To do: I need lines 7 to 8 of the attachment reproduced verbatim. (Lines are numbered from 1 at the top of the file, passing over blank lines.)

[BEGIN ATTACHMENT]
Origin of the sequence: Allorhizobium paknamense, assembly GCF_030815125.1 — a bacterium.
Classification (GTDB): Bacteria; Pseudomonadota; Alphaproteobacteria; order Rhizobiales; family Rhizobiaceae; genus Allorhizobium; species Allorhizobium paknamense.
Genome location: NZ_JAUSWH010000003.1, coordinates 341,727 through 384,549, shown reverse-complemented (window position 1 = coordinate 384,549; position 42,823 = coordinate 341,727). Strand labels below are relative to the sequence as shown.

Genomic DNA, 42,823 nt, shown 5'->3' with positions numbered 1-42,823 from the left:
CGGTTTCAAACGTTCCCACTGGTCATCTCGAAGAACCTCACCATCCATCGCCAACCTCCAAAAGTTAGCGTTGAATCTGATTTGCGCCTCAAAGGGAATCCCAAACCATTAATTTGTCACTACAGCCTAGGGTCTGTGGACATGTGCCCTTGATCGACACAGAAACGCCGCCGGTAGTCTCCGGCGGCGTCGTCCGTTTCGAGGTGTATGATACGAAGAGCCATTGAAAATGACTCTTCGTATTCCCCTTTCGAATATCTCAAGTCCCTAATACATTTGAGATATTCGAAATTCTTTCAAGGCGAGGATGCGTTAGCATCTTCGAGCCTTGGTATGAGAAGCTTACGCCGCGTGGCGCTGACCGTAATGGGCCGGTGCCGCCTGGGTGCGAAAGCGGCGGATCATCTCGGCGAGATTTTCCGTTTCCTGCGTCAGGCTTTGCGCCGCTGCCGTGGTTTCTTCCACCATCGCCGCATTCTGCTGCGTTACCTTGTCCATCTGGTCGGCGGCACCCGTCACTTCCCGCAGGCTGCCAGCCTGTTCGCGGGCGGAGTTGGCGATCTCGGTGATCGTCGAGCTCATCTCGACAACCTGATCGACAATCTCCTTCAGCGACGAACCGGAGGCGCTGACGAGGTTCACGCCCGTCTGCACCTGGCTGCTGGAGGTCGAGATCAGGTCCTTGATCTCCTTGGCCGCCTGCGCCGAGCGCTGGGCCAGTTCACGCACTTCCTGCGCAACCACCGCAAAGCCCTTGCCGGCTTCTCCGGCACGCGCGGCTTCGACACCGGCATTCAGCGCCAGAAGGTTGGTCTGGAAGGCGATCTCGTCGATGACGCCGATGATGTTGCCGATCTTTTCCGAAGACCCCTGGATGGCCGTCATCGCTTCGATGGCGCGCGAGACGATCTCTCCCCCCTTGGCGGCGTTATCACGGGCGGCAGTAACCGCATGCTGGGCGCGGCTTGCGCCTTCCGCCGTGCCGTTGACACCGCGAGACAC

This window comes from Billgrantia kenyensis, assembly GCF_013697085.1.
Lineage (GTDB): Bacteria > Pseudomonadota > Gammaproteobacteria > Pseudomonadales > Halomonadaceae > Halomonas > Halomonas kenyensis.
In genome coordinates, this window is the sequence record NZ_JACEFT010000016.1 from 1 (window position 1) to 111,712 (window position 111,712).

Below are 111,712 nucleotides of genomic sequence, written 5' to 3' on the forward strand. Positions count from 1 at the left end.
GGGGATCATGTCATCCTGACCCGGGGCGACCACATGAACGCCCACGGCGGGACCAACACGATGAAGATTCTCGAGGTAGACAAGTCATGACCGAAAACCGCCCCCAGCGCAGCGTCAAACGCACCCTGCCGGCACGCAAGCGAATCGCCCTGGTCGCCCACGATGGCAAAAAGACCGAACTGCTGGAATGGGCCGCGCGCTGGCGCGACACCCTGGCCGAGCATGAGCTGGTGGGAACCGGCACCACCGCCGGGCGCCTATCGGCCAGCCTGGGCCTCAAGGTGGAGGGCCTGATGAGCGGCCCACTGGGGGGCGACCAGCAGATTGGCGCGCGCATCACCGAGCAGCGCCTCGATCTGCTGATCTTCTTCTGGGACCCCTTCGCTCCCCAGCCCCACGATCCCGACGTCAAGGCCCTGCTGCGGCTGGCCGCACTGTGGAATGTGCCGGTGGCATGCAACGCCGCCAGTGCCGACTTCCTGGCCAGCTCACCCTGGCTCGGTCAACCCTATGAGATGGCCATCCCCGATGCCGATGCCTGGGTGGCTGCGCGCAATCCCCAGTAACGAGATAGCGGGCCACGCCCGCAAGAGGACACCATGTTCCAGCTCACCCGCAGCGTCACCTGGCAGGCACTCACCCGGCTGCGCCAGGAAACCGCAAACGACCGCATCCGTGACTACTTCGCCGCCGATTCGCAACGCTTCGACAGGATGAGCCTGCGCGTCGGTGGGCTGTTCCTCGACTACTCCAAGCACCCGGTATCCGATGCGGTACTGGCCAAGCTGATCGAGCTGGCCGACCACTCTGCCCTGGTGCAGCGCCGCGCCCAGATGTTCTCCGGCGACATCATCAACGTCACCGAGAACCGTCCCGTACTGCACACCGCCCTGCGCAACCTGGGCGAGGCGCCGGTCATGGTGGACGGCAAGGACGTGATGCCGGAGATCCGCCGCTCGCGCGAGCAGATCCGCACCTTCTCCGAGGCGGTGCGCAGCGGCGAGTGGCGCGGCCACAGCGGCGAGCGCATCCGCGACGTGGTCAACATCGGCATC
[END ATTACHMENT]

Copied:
Lineage (GTDB): Bacteria > Pseudomonadota > Gammaproteobacteria > Pseudomonadales > Halomonadaceae > Halomonas > Halomonas kenyensis.
In genome coordinates, this window is the sequence record NZ_JACEFT010000016.1 from 1 (window position 1) to 111,712 (window position 111,712).